I’ve seen photos of dinosaur footprints made in mud millions of years before Man first made his appearance upon the stage. The mud through which the dinosaurs walked has turned to rock, but the footprints remain. And like the dinosaur footprints, many impressions made by and upon human beings in their youth remain with them throughout life.
Science has proven that animals tend to “imprint” upon the first thing they are aware of after they are born…almost always a parent. Humans, I suspect, are similar, but more flexible in that certain events imprinted on us throughout childhood remain with and subtly influence us throughout life. And from time to time, something will spark a memory which instantly transports us back to the moment the imprint was made.
Why we think what we think when we think it is an eternal mystery. But every now and then a thought will come along for absolutely no known reason to trigger a deep imprint. Like most people, I have many such imprints. But there is one which is so powerful it sparks an actual physical and visual reaction to this day: all I need do are say or think the words “A is for apple, so round and so red,…” and I instantly have an indescribable physical reaction accompanied by a vivid mental image of a large children’s book—apparently an alphabet book—with coarse paper pages, and the illustration of a rabbit wearing a red waistcoat and holding a bright red apple. I believe the next words are “B is for baby, who lies in his bed” but I’m not sure. I don’t know if I am alone in having this kind of imprinting. I have no other memories that elicit such a strong response. Obviously, it relates to my childhood but why or how that image and sensation should remain with me to this day and still have the power to transport me through time is lost to me. I’d love to know.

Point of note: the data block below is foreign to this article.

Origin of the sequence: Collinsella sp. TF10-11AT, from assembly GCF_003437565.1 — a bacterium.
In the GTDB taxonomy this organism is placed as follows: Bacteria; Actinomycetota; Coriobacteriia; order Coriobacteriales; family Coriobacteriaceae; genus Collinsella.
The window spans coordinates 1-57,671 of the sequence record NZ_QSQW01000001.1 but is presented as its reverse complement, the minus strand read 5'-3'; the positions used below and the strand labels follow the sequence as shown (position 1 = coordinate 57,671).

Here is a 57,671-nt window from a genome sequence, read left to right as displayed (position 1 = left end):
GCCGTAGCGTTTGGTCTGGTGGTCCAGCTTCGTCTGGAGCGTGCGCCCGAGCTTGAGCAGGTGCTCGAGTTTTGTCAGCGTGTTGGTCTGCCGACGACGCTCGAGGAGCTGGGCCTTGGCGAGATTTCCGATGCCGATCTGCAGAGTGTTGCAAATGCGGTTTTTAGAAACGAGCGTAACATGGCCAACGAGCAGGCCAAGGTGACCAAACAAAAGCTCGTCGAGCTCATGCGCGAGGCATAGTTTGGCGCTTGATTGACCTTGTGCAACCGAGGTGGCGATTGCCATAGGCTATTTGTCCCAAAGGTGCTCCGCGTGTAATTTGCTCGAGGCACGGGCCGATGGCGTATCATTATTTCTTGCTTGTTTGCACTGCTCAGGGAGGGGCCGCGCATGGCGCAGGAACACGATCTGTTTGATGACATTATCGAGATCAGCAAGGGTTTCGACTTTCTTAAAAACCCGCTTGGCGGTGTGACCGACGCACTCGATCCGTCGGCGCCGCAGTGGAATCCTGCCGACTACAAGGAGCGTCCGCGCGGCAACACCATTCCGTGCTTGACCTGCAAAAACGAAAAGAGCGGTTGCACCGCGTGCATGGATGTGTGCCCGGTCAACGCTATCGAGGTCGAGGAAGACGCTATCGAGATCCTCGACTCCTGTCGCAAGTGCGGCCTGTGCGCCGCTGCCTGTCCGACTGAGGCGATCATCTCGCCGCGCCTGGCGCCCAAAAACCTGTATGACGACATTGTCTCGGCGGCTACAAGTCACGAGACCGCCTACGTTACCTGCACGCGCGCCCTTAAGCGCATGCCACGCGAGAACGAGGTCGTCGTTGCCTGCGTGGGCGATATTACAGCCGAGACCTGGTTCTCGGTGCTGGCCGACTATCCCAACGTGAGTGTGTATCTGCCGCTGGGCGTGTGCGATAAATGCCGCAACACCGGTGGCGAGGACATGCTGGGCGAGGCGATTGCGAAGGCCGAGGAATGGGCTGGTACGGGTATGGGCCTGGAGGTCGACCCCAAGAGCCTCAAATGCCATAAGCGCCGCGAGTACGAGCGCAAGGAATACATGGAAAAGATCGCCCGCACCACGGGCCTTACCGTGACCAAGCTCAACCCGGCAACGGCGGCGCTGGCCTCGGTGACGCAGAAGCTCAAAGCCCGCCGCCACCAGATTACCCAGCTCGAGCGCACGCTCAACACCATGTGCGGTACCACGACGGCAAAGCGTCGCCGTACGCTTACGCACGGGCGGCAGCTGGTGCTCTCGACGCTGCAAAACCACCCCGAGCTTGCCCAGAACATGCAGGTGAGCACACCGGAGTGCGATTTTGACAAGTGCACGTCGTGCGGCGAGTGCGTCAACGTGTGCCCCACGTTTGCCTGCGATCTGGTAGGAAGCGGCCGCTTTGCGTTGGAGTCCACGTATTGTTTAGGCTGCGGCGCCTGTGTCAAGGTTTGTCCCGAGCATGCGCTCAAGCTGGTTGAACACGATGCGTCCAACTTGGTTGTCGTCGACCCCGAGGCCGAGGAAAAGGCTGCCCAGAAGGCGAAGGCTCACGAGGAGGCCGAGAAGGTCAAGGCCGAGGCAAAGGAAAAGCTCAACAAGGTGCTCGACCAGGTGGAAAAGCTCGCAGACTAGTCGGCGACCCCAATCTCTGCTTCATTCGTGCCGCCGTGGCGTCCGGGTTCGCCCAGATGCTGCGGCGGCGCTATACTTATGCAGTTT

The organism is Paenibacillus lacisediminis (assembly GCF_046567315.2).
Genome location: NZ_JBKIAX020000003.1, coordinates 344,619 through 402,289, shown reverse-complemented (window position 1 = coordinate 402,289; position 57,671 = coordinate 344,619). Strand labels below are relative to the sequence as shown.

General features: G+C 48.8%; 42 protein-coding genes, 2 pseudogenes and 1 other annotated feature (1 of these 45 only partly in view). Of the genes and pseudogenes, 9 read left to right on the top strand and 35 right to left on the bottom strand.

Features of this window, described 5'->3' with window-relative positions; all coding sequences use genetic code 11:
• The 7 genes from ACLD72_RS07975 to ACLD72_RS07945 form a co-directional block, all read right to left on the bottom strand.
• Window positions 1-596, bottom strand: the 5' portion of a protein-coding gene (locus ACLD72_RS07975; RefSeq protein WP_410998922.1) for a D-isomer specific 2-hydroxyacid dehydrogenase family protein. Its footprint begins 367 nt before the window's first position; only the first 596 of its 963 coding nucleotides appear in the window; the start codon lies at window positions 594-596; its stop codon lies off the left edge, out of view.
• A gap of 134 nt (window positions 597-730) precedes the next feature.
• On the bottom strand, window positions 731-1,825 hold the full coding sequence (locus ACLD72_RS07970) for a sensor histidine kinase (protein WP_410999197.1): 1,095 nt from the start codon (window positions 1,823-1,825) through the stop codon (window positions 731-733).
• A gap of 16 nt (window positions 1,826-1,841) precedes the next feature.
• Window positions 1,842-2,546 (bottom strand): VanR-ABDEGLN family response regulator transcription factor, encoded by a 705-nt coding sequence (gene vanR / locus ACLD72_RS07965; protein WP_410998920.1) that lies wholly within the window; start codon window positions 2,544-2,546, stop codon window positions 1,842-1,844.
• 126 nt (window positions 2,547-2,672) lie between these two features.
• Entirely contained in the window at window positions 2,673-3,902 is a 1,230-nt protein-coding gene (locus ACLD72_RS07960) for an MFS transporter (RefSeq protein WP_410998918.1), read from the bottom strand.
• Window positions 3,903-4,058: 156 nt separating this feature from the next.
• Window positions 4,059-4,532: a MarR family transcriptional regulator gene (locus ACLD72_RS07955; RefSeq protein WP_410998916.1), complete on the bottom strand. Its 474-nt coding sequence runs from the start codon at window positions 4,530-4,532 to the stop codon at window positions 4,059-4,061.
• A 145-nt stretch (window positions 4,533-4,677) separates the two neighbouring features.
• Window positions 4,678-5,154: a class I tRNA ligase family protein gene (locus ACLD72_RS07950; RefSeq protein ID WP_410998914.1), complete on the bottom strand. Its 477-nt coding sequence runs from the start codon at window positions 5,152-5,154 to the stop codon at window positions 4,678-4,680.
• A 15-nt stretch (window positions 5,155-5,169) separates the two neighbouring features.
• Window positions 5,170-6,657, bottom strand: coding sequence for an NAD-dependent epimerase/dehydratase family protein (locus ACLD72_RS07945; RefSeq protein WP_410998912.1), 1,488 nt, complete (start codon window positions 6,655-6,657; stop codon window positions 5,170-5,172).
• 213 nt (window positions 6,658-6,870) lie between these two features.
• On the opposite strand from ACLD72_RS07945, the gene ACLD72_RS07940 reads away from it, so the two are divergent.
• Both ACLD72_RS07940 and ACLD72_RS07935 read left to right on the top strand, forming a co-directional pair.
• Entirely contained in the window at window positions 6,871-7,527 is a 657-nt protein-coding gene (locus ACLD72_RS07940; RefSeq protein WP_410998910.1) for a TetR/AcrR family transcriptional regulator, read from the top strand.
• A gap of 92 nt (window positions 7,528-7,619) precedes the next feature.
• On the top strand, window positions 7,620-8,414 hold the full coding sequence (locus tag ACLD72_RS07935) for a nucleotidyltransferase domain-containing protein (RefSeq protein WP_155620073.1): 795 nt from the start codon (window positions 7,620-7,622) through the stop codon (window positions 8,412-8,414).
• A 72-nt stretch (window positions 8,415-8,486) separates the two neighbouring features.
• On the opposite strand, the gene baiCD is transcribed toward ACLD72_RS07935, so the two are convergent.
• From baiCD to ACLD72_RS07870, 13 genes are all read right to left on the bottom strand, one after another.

Songs are universally recognized trigger mechanisms to suddenly transport us back to the times we associate with them. I have any number of them, mostly dating to the 1930s and 1940s, when they were imprinted into my being. Kate Smith singing “God Bless America,” for example, produces a physical flush of nostalgia and patriotism. One memorable personal trigger is the 1939 song, “All the Things You Are” (“You are the promised kiss of springtime/That makes the lonely winter seem long./You are the breathless hush of evening/That trembles on the brink of a lovely song./You are the angel glow that lights a star./The dearest things I know are what you are”). It is a snowy day in Rockford, my home town, and my parents and I are driving downtown to see a movie when we are hit by another car. “All the Things You Are” was probably playing on the radio when it happened. No one was hurt, but the imprint was, I’m sure, made at that moment.
Perhaps, for me, the strongest song-inspired imprint came not from my childhood, but from 1954, shortly after I turned 21. The song is “Unchained Melody,” (“Oh, my love, my darling/I've hungered for your touch….”). I need hear only the first four notes, and I am transported to a bar on Pensacola Beach, Florida, where my NavCad friend Harry Harrison and I are sitting at a booth in a small bar drinking a beer while waiting for a pizza. I do think, with this one, that I understand how/why it was formed: my days as a Naval Aviation Cadet were, clearly in retrospect if not so openly acknowledged at the time, a critical point in my life. I was making the transition from child to adult and the entire world lay ahead of me. For some reason, this particular incident was imprinted upon me as representing the entire NavCad experience.
And while I would dearly love to leave a lasting imprint in the mud of time, I fear my footprints, like the billions of others who have preceded me, will simply be washed away far, far too soon after I am gone. C’est la vie.
Dorien's blogs are posted by 10 a.m. Central time every Monday and Thursday. Please take a moment to visit his website (http://www.doriengrey.com) and, if you enjoy these blogs, you might want to check out Short Circuits: a Life in Blogs (http://bit.ly/m8CSO1), which is also available as an audiobook (http://www.audible.com/pd/ref=sr_1_1?asin=B00DJAJYCS&qid=1372629062&sr=1-1).